Not that I'm bitter or anything :)

Anonymous said...

A'salamu alaykum Asmaa :)

Wow, it was WONDERFUL to read this post! :D Masha'Allah

People all love justifying and excusing themselves from the deen, but at the end of the day it's not about what 'we' think of sunnah and deen: it's all about what Allah ta'ala thinks.

The Prophet Muhammed, pbuh, made it very clear what Allah ta'ala wants from us. People hate seeing someone do what is right, when they KNOW that they are wrong :)

Thank you for the refreshing read :)

May Allah ta'ala guide us all back to our own deen, ameen :)

Slave of Allah said...

I usually don't [and encourage other brothers to] pay mind to sisters wearing a hijab or not. In my life and times, I've seen sisters who wore a hijaab due to the [cultural] strictness of their families and their outward behavior wasn't any differnt than non-muslim girl. At the same time I've seen sisters who never wore a hijaab, but had decent character.

And the same is for growing a beard , too.

faithful admirer said...

Just to echo Taqdeer, WOW, WOW, WOW!!! :) This is an excellent read. :) Thank you. The end.

Asmaa said...

Slave of Allah, ditto.

Taqdeer & faithful, thanks for the comments :) Just to reiterate, this wasn't meant to be a non-hijabi bashing post. Everyone is at a different stage in their Islam and the inner level of Iman is what will matter at the end.

Hijab is more than just the physical clothing you wear. It's a manifestation of belief, and if someone doesn't wear it, doesn't mean that she's lesser. It just means that she's on her way =)

Anonymous said...


idrees said...

interesting post, asmaa ...

while i find it hard to believe that all hijabis are "discriminating" against non-hijabis, as you so term it, i would also find it hard to believe that all those non-hijabis that claim to experience such discrimination are incorrect in their perceptions or have absolutely no basis to their feelings. i think things are somewhere in between, where some non-hijabis have in fact had real bad experiences that have created those perceptions, while others have no validity to their feelings, and may simply find it easy to blame others for what really are their own issues.

also, perhaps it is not tangible/verbal put-downs that create this feeling among some, but a conglomeration of intangibles - things like pretentious smiles rather than genuine ones, for example - on the part of some hijabis that lead some non-hijabis to feel the way they do. the result could be that a few bad experiences cause ppl to start generalizing and thinking ill of others.

i don't know if you remember the speech that sh. hamza gave at our eid dinner ... he talked abt ppl second-guessing each other, and gave the example of a hijabi sitting across a non-hijabi, with the non-hijabi thinking to herself "she probably thinks there's something wrong with me for not wearing hijab" and the hijabi concurrently thinking "she probably thinks that i think i'm better than her", etc, etc, and ppl keep second-guessing each other, the result being that people harbour suspicions about each other, and these end up affecting their interactions with one another, and the result is fragmentation of what should be a single community.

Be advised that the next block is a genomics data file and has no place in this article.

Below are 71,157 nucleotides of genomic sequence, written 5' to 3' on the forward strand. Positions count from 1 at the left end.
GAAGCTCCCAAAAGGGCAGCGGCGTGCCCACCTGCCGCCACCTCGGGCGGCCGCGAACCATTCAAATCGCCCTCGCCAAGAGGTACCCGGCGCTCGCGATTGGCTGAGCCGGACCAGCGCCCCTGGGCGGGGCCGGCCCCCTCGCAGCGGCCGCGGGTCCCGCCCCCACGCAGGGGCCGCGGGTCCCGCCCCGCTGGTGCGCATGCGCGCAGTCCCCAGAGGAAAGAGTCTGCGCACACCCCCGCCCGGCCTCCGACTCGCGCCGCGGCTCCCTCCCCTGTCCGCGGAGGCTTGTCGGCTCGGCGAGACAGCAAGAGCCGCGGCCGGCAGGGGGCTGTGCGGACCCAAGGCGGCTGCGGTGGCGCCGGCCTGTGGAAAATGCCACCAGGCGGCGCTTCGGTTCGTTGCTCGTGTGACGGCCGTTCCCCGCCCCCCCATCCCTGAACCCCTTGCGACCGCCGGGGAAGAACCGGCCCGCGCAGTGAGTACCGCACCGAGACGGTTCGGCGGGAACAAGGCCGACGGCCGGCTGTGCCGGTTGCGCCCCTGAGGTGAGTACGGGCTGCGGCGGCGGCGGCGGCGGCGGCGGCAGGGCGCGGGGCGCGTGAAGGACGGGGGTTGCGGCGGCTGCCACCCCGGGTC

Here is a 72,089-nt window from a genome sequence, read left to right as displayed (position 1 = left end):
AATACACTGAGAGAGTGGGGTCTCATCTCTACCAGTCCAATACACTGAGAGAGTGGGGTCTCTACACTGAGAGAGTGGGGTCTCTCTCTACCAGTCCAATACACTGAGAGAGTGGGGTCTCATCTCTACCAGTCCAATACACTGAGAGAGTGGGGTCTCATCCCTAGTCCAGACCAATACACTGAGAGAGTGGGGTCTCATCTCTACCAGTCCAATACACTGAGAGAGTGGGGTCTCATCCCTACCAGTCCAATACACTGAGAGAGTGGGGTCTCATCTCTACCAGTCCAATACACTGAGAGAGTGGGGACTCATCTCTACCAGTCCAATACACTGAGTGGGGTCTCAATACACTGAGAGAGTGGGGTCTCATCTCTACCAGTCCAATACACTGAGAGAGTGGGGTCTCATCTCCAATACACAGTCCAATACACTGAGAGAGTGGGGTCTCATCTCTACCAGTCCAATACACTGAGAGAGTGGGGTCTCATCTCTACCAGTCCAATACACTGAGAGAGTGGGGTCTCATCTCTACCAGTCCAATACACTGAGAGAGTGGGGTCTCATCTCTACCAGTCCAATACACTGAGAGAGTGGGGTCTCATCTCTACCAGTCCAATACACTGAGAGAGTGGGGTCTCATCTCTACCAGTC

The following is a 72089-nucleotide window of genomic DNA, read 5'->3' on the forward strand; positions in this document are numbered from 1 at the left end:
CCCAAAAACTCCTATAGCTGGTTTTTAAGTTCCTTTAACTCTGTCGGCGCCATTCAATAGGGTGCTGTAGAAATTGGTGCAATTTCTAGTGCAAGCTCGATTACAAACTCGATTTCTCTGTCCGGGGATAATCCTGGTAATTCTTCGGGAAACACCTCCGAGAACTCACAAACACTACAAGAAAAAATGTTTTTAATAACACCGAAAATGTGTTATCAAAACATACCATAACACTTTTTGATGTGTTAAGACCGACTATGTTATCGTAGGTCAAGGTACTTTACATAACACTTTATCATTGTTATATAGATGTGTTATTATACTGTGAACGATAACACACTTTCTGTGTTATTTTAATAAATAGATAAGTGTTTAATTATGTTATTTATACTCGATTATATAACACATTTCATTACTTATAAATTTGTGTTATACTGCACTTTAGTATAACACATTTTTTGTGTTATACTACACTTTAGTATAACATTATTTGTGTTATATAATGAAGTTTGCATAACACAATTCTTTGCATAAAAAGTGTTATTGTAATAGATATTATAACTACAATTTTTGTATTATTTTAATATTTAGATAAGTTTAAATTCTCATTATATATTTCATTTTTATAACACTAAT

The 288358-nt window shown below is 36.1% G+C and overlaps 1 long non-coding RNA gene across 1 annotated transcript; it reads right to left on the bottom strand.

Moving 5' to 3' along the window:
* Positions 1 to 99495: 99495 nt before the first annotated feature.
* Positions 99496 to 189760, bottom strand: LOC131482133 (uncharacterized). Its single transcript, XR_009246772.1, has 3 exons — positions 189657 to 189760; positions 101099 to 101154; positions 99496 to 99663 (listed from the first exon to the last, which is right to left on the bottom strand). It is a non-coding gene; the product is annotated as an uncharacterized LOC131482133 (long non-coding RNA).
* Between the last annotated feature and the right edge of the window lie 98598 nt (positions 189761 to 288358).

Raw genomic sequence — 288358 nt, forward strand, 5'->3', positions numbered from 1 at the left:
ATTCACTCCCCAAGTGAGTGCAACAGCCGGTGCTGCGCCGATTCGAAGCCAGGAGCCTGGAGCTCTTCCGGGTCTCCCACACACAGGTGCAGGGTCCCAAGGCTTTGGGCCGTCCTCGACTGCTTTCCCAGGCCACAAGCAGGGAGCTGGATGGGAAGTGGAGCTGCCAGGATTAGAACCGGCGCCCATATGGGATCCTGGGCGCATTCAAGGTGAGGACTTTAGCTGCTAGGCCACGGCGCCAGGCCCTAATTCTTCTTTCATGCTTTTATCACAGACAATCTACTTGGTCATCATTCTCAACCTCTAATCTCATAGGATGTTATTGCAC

with regards to the situation faced in our msa, no one is blaming hijabis for things that are not their fault. however, being a leader on campus entails reaching out to others despite whatever misconceptions they may have. guys have misconceptions abt the msa as well, and while there is some onus on everyone to think for themselves and clear up for themselves whatever misconceptions they may have, those in positions of leadership have a special responsibility to actively engage to seek out and counter misconceptions. they also have to actively work to foster a vibrant community on campus, even if it requires changes to what is normal for themselves. for example even if a person normally greets/befriends certain types of people that they deem to be similar to themselves, those in positions of leadership (msa exec) have to make an extra effort to (genuinely) reach out to others, even if it's not normal for them to do so. or if they happen to enjoy sharing their msa iftaar in the company of their close exec friends, they have to make an extra effort to split up and actively engage others with a genuine hope of building a community, rather than a shallow volunteer-recruitment effort (not saying that girl execs do/don't do that - i'm just offering an example). ppl in positions of leadership are required to make changes to their personality insofar as their responsibilities demand that of them. and if males truly cannot provide solutions to problems such as low/reducing female participation in the msa, then those females that truly understand the dynamics between girls should be the most proactive in coming up with solutions to counter the problems. it is this, unfortunately, that is often lacking whenever discussion of these issues are opened, with some denying that there are real issues to contend with, and others simply laying blame on others.

(wow, that was long.)

Asmaa said...

Idrees, I agree with everything you said.

This post simply comes out of frustration--if people continuously attempt to tell you what you're thinking, even though they can't possibly have access to your thoughts, wouldn't you be frustrated, too? I'm just attempting to show that hijabis need to be protected against "discrimination" in the Muslim community, too. This is an issue we almost never address. That's all.